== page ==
Two episodes in, I'm sad to say that I'm finished with Kevin Smith's Comic Book Men.
The reality show, which airs on AMC following The Walking Dead, follows the exploits of Smith's comic shop employees as they navigate the waters of demanding customers looking for deals and hoping to sell off memorabilia that they unfailingly believe to be priceless. So, it's basically like Pawn Stars with geeks. That's how it looked in the ads and, in spite of my natural disinclination to watch something like that, I gave it a shot because of Smith.
Back in 2000, Kevin Smith's first foray into primetime television--Clerks (the cartoon)--was appointment TV for me. I had just suffered a few hard personal losses and had dropped out of school, and the madcap, sketch-comedy style of the show was a breath of fresh air that reintroduced beloved characters without feeling derivative of the movie from which it drew its title. Later, after it was abruptly canceled and released to video, an episode even featured a fan at a comic book convention taking them to task for being too dissimilar to the source material.
Around that same time, another show with similar comic sensibilities and a similarly incisive eye for pop culture got the ax at Fox--but Family Guy's DVD sales were mind-bendingly good and the show returned to the air only two years after its cancellation. Clerks had no such luck, and it began a string of Smith projects that were profitable and enjoyed by his fans, but failed to live up to studio expectations. Meanwhile, his retail comics shop business was holding steady, his fledgling public speaking career morphed into a strange hybrid of stand-up comedy and podcasting, and he decided that his film career was not long for this world, as it was now more a source of stress than it was worth.
The podcast empire he built, though, has led to AMC's picking up Comic Book Men, and once again I sat down to watch his show, this time substantially less sure that I was going to love it but hoping for the best. I'm not a fan of reality shows in general, and less so the subgenre of Antiques Roadshow bastard-children. When I've gone to the Stash in the past I've found Comic Book Men stars Walt Flanagan and Bryan Johnson to be standoffish and difficult to relate to (though not "smarmy, alpha-nerd pricks," as one reviewer tagged Johnson--perfectly nice guys with whom I just couldn't converse).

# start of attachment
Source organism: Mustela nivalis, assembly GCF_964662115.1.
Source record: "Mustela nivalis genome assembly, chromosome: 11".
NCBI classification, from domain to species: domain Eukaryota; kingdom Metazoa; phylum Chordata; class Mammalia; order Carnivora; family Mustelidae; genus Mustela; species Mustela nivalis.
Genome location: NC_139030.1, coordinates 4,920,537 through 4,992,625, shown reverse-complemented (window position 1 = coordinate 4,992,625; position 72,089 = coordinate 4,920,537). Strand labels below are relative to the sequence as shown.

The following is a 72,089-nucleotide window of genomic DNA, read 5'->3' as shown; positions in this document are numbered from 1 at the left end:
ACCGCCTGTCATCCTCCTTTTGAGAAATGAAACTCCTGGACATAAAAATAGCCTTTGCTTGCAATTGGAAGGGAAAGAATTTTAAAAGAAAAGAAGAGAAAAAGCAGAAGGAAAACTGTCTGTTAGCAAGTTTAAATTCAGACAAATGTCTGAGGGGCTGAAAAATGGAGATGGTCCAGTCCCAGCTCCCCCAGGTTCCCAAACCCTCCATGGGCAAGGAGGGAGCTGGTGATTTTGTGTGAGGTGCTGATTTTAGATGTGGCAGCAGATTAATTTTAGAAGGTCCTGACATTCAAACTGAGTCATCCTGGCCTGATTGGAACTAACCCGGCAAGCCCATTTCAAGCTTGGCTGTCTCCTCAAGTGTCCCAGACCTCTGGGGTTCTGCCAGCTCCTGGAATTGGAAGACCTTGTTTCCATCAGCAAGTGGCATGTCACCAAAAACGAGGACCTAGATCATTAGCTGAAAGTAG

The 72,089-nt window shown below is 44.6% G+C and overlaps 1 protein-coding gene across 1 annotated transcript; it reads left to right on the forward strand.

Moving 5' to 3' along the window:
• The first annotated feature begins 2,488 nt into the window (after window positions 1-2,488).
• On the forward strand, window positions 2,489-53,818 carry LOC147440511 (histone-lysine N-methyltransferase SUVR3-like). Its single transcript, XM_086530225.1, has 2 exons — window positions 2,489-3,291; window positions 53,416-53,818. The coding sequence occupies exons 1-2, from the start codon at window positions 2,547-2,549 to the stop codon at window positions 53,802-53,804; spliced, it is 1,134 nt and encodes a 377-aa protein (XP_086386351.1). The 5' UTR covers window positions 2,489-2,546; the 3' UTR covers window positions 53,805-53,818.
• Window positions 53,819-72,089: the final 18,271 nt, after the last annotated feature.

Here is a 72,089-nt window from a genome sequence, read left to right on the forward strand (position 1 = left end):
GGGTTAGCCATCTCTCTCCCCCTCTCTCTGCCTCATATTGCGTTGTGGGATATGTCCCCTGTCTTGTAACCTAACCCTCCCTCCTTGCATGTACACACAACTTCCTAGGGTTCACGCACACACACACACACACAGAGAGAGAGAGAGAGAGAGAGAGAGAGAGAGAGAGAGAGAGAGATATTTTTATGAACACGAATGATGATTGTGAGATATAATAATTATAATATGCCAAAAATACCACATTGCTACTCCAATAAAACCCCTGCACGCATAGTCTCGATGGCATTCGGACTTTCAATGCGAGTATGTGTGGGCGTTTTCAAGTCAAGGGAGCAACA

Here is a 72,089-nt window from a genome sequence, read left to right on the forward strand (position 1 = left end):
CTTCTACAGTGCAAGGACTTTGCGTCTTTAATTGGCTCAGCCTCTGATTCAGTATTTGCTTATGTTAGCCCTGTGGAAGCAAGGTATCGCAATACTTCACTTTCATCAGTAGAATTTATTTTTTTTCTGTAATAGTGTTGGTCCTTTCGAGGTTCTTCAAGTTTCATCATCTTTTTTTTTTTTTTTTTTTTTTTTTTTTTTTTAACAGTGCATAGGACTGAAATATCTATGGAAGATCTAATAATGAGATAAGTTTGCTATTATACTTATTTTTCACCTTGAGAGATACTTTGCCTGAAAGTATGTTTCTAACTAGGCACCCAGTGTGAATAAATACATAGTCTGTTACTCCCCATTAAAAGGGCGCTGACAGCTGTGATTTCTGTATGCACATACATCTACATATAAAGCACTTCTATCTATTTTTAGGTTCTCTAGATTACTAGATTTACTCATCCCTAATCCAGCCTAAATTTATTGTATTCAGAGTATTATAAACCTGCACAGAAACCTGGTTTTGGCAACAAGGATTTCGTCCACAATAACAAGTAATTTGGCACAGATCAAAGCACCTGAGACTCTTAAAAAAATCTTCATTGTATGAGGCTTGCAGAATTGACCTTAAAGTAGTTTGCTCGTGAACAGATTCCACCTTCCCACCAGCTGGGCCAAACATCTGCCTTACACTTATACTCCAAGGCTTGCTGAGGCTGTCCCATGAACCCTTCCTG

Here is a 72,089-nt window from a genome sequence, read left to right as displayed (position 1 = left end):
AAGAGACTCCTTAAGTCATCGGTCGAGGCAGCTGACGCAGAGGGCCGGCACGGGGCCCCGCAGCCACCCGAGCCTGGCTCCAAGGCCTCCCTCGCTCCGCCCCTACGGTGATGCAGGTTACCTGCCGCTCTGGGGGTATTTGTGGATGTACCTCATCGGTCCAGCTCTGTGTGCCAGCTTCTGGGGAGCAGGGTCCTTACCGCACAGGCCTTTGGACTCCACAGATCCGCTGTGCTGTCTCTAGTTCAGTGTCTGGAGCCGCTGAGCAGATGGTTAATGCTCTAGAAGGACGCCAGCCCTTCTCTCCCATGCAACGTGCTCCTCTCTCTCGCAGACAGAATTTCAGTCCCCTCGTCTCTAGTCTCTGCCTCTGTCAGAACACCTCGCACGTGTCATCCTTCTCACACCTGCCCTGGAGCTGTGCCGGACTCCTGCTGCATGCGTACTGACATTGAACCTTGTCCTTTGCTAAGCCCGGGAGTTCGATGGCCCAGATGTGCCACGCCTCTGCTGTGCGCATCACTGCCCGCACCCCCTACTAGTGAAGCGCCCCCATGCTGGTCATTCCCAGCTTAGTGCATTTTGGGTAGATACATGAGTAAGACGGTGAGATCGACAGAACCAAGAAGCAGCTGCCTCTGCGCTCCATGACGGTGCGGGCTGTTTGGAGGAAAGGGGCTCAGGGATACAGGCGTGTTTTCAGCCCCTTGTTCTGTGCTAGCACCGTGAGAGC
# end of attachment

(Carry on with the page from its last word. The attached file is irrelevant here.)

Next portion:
Their characters (which is what people become when they head to TV and are subject to editing, scripted interstitials and the like) are somewhat less so, probably because they've got an emotional and financial investment in being empathetic on camera or because I've encountered them on "off" days, but also less pleasant. The show takes the Stash--mythologized for many fans as one of those comic shops that you just HAVE TO VISIT if you're in the neighborhood--and transforms it into a kind of live-action version of the Android's Dungeon, where fans would have to love Smith and his films, or suddenly visiting and becoming potentially the object of their ridicule seems far less appealing.
The show, and the way Smith's employees/friends/cast is displayed in it, is a clear indicator of something the viewers of Vulgar and the readers of Smith and Flanagan's Batman stories have known for a while: that Smith believes his childhood friends to be creative minds at least close to equal to his own, and trusts them to do their thing on his dime. Your mileage may vary as to the effectiveness of this approach, but Jay Mewes--arguably the least talented of the bunch and yet the one must beloved by fans and most indelibly linked to Smith's work--popped into the second episode to throw the situation into sharper relief.
Ultimately, though, it's not the titular comic book men who drive me away from the series (although that seems to be a theme among many reviewers and fans online). Rather, it's the fact that I went into the show with a certain, very low, expectation and hoped to be pleasantly surprised. I was not--Comic Book Men is exactly what you'd expect, based on the trailers and other pre-air promotional material.
Which might not be the worst thing, for people who anticipated falling in love with Smith's latest offering. But for the rest of us, it sure ain't good.